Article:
Recently a group of ten physicians wrote a letter to Columbia University. According to Think Progress, they were “surprised and dismayed” that Dr Oz retains his faculty position at the school and accused the well-known TV doctor of “promoting quack treatments and cures in the interest of personal financial gain.”

Prior to this, the British Medical Journal concluded that half of the medical advice on Dr Oz’s TV show was either baseless or incorrect. But if you’re like me, you’re thinking “Yeah, but what about the other 50%? I’m an optimist — I see this show being “half-full,” not “half-empty.” And none of the researchers at the BMJ have ever appeared on television, so there goes their credibility.”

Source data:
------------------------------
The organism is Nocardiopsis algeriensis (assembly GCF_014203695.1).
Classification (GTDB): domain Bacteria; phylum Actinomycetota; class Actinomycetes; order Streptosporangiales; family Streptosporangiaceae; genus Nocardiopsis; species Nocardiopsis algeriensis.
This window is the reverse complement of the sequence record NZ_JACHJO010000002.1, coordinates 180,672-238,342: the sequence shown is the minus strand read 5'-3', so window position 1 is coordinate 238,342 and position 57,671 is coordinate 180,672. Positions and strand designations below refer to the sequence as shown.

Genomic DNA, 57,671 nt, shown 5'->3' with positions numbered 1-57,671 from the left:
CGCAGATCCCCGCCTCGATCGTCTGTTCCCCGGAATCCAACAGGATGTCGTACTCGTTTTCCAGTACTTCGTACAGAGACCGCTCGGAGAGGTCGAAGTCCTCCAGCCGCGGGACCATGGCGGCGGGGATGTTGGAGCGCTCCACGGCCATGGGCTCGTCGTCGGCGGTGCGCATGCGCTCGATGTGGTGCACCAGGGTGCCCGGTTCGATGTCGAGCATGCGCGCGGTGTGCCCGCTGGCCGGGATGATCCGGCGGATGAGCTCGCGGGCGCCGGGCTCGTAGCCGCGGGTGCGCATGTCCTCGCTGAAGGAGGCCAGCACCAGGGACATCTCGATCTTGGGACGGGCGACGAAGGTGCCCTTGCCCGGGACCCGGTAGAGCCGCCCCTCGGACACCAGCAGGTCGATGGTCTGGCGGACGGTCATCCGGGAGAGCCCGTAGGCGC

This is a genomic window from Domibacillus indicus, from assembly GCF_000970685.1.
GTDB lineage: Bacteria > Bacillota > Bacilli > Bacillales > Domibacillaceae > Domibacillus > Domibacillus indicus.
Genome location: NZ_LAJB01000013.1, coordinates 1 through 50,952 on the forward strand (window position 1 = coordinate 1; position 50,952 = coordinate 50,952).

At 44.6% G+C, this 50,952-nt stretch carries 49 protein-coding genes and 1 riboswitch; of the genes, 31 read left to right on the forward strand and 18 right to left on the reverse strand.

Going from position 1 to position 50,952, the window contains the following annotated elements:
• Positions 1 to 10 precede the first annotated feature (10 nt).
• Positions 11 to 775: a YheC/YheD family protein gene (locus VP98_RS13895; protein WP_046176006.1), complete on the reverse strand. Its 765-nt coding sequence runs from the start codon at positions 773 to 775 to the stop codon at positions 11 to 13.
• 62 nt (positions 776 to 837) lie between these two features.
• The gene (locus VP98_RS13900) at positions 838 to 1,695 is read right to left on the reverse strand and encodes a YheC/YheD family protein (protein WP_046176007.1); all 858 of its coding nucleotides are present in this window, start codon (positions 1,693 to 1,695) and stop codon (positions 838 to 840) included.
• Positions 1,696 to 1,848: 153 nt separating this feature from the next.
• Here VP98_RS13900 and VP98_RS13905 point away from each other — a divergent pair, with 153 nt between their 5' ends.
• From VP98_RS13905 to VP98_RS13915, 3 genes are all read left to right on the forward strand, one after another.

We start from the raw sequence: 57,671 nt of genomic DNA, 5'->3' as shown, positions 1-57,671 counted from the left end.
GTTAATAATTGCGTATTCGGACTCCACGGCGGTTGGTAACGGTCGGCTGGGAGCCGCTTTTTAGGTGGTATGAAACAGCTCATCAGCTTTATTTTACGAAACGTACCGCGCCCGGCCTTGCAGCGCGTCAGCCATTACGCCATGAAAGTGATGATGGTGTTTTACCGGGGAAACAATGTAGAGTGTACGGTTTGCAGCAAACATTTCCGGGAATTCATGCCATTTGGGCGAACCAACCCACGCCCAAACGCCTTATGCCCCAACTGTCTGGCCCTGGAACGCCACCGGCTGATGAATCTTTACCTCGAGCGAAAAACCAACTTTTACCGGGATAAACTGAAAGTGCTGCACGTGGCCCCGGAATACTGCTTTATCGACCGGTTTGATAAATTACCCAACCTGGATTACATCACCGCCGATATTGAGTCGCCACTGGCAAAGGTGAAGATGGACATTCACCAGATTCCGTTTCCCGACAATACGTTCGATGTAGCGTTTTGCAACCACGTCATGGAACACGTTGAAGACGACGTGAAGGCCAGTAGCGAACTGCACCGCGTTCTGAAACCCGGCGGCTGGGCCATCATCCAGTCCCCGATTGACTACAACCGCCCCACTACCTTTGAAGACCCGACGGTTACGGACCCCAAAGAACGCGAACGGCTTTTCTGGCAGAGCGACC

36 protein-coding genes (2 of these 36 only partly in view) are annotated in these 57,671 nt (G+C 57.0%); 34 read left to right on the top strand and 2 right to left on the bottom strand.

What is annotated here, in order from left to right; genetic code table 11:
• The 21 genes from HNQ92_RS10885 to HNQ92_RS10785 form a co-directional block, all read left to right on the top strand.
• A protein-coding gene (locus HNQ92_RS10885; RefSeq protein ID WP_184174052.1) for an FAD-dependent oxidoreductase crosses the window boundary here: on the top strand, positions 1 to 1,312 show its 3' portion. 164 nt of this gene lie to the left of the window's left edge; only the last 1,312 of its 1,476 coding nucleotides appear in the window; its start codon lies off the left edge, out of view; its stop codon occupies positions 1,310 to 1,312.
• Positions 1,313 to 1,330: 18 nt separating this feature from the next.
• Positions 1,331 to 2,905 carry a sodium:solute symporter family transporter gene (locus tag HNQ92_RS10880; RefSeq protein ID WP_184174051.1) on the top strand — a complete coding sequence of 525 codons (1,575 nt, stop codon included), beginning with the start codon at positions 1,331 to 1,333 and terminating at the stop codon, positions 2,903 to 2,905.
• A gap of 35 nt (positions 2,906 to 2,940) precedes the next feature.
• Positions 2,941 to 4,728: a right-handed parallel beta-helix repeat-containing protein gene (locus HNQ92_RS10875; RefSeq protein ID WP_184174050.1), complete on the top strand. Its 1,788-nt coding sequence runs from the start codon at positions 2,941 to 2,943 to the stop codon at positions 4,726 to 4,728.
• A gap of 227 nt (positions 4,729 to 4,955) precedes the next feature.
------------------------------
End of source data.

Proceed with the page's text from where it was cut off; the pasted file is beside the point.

It’s obvious that certain jealous medical professionals just want to shut Oz down and strip away his First Amendment rights. In a show a support I recently purchased two weight-loss items sold by Oz:

Awesome Product #1


A set of bricks painted yellow. You dig a shallow trench in your yard and lay the bricks in a row, creating a makeshift road. Then you march back and forth briskly, watching the pounds fall away!

Awesome Product #2


These workout pumps are amazing! You pop them on and click your heels, over and over, as fast as you can. This gets the heart pounding and the sweat flowing. And if you repeatedly shout “There’s no place like Home Depot!” it feels just like you’re actually fast-walking there.

Dr Oz is colloquially known as “America’s Doctor.” I always thought that title rightly belonged to Dr. Phil. But whatever, I #StandWithOz.

Won’t you join me?

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